This week has been a fragmented jumble of activities. The beginning of the school year brings with it the kickoff of school fundraisers, the restart of Cub Scout commitments, the continuation of Boy Scout activities, the oddly meditative stuffing of the Thursday Folders at the elementary school. All of these activities seemed to hit a fever pitch this third week of school. I spent many hours this week juggling my volunteer time between school and scouts. Add to that all the kids' activities and school responsibilities to manage. Coming off the comparative leisure of summer, I found myself not ready for the school year pace. I felt at one point during the week, as I jumped from one activity to another, so unfocused and addled that I think I might be developing adult onset ADD.
Our school system is already scheduling fall conferences for the end of next week, the fourth week of school. This is about a month earlier than in prior years for conferences. In these four short weeks of school, it may be a bit early to gauge the kids' performance. I only hope that each teacher I meet with will, at a minimum, be able to positively identify my child and not for reasons of his poor behavior.
I just finished reading two books: The Happiness Project by Gretchen Rubin and Bad Mother by Ayelet Waldman. The books were recommended/loaned to me by two separate friends. Such friendly recommendations might make one wonder if my friends were giving me not so subtle hints about my disposition and parenting abilities. They weren't. They know I like to read about others' mothering experiences. Even though The Happiness Project wasn't specifically about mothering, Rubin is a mother and her happiness project encircled her family life as well as her personal happiness. As a mother, those two things become inextricably entwined.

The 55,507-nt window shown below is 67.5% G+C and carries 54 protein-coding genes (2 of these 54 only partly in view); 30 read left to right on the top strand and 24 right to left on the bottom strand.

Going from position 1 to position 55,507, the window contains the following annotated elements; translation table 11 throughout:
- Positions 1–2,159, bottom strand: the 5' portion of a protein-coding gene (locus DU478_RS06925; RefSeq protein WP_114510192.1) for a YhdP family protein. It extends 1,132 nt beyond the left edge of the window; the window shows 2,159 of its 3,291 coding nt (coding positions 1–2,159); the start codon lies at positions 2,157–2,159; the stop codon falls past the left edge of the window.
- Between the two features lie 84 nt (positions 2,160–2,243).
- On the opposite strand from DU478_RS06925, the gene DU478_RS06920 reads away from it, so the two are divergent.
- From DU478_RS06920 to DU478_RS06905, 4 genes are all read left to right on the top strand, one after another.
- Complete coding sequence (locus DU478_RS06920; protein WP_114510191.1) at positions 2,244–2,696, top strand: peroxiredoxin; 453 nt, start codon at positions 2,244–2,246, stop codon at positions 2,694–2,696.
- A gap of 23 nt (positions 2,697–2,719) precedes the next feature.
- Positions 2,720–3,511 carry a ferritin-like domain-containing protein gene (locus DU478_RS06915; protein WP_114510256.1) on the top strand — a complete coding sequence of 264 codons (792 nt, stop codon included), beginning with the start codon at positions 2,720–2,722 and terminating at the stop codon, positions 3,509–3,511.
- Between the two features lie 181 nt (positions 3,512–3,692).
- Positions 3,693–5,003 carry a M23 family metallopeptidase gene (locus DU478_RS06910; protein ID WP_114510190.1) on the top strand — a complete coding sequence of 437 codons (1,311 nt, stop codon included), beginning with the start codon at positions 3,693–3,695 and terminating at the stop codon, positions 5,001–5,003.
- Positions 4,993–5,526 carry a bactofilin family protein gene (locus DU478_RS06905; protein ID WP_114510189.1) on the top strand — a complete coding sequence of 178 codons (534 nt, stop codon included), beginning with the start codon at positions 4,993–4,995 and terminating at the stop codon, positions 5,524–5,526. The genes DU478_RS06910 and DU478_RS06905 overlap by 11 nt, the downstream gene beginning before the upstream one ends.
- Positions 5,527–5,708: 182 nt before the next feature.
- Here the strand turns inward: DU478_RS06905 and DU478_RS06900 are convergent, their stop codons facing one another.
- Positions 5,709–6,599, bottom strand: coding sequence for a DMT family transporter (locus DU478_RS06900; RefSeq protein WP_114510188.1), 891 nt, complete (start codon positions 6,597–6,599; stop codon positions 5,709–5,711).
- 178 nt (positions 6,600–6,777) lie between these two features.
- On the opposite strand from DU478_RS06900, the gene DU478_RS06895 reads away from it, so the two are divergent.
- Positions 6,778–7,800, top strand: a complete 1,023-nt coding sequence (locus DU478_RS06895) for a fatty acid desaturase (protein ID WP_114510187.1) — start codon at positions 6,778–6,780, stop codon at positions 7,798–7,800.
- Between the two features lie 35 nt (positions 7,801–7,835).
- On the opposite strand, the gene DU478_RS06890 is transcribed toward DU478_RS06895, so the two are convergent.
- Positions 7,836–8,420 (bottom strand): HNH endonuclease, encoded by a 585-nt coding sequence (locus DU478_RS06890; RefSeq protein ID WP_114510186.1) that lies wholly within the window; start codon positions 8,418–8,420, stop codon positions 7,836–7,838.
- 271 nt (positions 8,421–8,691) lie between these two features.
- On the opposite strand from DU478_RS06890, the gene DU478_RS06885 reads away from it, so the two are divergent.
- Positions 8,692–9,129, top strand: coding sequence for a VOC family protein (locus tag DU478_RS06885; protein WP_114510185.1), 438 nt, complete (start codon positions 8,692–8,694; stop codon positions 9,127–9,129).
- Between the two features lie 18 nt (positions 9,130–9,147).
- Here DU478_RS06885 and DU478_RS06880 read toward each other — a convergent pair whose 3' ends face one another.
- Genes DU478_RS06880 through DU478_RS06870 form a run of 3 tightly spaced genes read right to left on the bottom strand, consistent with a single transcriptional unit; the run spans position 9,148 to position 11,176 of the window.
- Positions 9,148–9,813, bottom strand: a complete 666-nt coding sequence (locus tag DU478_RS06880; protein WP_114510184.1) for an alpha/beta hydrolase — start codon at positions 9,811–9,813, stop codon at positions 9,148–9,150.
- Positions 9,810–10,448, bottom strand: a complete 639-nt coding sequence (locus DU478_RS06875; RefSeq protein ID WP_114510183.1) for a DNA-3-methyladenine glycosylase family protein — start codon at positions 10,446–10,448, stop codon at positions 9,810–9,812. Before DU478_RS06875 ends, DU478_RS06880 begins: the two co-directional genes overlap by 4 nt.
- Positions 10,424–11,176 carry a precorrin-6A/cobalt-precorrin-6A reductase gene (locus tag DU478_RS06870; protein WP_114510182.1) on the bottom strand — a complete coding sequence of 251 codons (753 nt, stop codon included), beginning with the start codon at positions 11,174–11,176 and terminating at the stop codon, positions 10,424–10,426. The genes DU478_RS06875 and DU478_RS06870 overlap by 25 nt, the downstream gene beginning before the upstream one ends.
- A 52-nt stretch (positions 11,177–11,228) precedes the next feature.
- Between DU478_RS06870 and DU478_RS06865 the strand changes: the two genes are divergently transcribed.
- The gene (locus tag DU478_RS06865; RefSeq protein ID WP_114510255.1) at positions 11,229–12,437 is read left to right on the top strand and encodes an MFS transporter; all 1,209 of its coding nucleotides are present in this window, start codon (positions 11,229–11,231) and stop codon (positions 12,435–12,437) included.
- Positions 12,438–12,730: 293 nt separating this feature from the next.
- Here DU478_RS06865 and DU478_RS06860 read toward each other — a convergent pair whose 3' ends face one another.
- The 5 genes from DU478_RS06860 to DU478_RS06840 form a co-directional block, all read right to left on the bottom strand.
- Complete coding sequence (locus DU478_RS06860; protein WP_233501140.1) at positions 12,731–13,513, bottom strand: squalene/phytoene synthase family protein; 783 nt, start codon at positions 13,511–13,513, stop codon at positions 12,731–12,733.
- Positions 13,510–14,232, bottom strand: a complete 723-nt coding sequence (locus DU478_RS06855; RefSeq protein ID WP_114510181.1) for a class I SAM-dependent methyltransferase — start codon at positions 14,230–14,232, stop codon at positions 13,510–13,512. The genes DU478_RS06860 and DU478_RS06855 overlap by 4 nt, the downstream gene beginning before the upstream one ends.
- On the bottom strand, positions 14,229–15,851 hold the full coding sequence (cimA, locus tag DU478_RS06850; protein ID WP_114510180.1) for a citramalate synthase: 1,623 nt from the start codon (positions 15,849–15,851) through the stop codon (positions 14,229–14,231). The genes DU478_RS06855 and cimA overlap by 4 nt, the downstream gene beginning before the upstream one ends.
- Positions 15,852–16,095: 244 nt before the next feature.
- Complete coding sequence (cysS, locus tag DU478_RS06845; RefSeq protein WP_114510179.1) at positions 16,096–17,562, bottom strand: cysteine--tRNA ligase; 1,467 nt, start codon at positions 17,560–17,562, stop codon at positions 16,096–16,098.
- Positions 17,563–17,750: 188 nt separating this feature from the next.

The books left me with these thoughts:
1. Like Rubin after her project, I too find that I have happiness. Even floating in the wake of the greatest sorrow my family has known, I can find some happiness. I feel guilty saying that. But I can compartmentalize with the best of them. In one compartment, the one where happiness can be found, I appreciate all the wonders my life and this world offer. I am not happy because life is so easy that I have no worries. I have lots of worries and deep hurts but I am happy because I feel able to handle those worries. For now. There but for the grace of God go I. In the other compartment, you will find the things that give rise to my appreciation.
2. Unlike Waldman, I apparently am not a full-fledged feminist. I support equal rights but there is a whole level of feminism that I do not even come close to upholding. This doesn't mean that I believe women should be treated differently or lesser than men. It doesn't mean that I think women should not be able to do the same things as men. It means I don't think women need to to do everything that men do. And I don't think men need to do exactly what women do either. I guess that makes me a fragmented feminist.
3. Like Rubin and Waldman, I, at times, believe myself to be a bad mother. But more frequently, I think I am a good mother. Research supports the notion that it takes anywhere from 3-5 positive comments to counteract one negative. I try to keep my bad mother to good mother inner monologue ratio to 1:4 just to keep it balanced.
I love these Friday Fragment posts because they allow me to jump from subject to subject and I can blame it on my ADD.
You're a good mother : )ReplyDelete
From one good mother to another...thank you!Delete